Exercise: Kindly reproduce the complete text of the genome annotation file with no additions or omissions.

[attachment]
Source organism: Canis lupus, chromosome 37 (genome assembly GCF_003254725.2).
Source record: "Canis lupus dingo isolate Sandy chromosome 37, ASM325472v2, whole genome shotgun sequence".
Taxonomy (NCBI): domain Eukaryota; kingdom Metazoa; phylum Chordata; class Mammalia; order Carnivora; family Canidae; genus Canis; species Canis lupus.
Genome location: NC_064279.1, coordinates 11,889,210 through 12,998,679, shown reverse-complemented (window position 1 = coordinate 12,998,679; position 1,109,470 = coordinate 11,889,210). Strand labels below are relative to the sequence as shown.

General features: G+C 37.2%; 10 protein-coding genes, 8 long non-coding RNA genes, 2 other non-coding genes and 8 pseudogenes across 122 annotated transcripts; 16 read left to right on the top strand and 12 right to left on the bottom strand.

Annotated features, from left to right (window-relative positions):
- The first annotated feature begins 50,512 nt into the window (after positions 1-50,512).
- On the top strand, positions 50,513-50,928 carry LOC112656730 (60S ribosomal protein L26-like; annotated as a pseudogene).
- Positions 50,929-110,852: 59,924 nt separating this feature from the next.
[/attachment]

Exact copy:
Source organism: Canis lupus, chromosome 37 (genome assembly GCF_003254725.2).
Source record: "Canis lupus dingo isolate Sandy chromosome 37, ASM325472v2, whole genome shotgun sequence".
Taxonomy (NCBI): domain Eukaryota; kingdom Metazoa; phylum Chordata; class Mammalia; order Carnivora; family Canidae; genus Canis; species Canis lupus.
Genome location: NC_064279.1, coordinates 11,889,210 through 12,998,679, shown reverse-complemented (window position 1 = coordinate 12,998,679; position 1,109,470 = coordinate 11,889,210). Strand labels below are relative to the sequence as shown.

General features: G+C 37.2%; 10 protein-coding genes, 8 long non-coding RNA genes, 2 other non-coding genes and 8 pseudogenes across 122 annotated transcripts; 16 read left to right on the top strand and 12 right to left on the bottom strand.

Annotated features, from left to right (window-relative positions):
- The first annotated feature begins 50,512 nt into the window (after positions 1-50,512).
- On the top strand, positions 50,513-50,928 carry LOC112656730 (60S ribosomal protein L26-like; annotated as a pseudogene).
- Positions 50,929-110,852: 59,924 nt separating this feature from the next.